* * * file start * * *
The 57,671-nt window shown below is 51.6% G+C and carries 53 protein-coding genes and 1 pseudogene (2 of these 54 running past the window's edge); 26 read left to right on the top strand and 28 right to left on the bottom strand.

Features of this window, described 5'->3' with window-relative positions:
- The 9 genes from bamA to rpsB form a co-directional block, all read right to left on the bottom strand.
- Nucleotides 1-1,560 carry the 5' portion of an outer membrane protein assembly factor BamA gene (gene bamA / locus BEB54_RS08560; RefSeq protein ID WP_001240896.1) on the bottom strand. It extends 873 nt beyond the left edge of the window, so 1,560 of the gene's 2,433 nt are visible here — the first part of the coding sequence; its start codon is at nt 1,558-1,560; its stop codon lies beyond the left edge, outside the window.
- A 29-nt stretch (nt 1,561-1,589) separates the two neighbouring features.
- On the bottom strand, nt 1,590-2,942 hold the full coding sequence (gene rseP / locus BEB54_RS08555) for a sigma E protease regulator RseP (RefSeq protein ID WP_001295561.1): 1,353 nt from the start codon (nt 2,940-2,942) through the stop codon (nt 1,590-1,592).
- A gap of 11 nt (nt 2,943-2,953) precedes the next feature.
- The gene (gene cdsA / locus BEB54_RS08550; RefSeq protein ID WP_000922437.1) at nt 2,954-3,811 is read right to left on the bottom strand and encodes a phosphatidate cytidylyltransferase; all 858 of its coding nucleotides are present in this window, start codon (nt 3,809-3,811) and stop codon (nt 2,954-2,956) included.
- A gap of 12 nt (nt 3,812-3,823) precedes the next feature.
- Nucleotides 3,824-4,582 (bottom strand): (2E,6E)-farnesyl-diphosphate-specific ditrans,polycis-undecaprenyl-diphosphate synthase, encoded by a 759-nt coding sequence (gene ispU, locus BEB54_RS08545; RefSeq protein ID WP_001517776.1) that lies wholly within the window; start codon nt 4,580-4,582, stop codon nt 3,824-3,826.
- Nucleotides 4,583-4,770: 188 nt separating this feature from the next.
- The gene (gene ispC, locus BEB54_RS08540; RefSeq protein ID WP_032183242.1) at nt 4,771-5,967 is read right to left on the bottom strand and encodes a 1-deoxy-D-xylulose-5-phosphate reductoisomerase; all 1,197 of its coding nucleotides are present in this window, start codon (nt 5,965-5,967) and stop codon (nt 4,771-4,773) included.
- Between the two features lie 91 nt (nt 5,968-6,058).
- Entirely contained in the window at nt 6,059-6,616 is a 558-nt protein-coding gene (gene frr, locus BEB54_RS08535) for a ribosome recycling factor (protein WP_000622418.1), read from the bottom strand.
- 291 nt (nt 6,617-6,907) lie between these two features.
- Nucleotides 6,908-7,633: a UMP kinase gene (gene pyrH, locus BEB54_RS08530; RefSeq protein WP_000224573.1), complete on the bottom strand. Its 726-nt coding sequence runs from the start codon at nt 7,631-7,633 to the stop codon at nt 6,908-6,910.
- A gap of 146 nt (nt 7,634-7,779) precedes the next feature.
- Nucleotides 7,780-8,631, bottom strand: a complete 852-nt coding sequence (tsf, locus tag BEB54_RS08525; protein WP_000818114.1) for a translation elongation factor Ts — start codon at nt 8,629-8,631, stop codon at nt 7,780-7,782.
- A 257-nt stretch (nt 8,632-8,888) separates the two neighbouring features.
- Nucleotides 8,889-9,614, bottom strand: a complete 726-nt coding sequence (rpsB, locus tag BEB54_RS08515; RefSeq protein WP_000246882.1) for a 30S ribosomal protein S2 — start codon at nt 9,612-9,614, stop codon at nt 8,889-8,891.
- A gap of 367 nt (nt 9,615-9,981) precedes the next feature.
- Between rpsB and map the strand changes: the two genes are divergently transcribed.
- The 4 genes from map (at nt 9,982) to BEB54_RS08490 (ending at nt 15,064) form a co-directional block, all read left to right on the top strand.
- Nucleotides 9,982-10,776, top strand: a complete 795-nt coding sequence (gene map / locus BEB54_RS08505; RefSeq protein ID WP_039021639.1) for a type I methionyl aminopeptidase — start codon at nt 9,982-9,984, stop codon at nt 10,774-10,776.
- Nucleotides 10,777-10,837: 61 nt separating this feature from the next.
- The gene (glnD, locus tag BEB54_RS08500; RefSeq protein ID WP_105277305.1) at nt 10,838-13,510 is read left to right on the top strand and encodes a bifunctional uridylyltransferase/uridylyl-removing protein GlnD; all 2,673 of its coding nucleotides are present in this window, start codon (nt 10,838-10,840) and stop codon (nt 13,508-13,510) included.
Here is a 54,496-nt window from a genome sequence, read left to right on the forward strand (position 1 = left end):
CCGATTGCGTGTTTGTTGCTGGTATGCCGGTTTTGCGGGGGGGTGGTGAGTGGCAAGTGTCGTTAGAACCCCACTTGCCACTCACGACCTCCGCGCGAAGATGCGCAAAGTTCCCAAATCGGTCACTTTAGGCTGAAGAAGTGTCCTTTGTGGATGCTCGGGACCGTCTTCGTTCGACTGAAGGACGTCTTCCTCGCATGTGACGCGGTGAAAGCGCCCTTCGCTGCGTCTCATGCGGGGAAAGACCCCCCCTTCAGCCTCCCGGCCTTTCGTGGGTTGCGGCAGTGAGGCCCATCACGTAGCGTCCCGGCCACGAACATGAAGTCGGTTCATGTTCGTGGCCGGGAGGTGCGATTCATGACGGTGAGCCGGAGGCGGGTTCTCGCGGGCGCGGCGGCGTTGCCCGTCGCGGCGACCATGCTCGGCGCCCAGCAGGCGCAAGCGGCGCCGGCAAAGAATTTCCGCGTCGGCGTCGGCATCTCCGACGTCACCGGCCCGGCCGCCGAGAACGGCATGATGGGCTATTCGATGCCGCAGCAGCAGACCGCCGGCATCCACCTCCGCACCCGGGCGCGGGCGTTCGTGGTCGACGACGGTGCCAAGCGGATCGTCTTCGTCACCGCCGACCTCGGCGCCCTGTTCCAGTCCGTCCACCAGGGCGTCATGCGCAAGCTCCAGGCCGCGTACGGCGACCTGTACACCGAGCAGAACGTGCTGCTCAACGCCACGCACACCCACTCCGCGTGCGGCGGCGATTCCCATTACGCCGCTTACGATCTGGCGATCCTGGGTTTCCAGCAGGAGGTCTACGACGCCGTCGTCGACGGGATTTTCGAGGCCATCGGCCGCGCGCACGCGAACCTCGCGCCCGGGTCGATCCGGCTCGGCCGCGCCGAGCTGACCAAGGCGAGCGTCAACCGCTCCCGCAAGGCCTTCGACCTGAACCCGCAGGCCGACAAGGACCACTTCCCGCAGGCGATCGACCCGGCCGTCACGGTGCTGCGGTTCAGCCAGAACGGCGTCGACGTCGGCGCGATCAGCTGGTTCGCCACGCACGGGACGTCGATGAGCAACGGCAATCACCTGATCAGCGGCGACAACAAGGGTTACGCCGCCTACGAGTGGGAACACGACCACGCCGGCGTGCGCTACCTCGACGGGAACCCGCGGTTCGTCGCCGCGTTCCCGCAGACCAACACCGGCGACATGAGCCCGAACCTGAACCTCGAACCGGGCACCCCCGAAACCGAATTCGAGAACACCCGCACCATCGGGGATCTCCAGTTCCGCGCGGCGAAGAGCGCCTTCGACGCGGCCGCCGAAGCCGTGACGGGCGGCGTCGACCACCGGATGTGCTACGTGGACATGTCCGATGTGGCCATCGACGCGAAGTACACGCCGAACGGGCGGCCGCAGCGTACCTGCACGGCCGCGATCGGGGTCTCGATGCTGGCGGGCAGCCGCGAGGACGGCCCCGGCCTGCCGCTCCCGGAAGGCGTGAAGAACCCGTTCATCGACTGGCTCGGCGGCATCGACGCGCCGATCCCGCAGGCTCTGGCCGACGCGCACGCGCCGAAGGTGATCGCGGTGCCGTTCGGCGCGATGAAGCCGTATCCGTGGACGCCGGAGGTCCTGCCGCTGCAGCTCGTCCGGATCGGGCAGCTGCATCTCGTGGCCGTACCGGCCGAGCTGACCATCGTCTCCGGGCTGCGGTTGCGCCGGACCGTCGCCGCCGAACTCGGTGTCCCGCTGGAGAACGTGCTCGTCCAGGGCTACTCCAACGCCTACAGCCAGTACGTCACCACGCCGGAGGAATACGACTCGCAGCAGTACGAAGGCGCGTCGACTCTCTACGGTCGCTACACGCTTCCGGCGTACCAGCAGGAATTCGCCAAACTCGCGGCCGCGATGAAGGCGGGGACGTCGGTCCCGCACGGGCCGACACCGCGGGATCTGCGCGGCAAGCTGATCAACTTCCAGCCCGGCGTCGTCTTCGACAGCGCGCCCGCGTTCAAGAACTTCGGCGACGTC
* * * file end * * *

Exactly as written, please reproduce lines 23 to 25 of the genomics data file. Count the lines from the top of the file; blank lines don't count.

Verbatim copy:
- The 4 genes from map (at nt 9,982) to BEB54_RS08490 (ending at nt 15,064) form a co-directional block, all read left to right on the top strand.
- Nucleotides 9,982-10,776, top strand: a complete 795-nt coding sequence (gene map / locus BEB54_RS08505; RefSeq protein ID WP_039021639.1) for a type I methionyl aminopeptidase — start codon at nt 9,982-9,984, stop codon at nt 10,774-10,776.
- Nucleotides 10,777-10,837: 61 nt separating this feature from the next.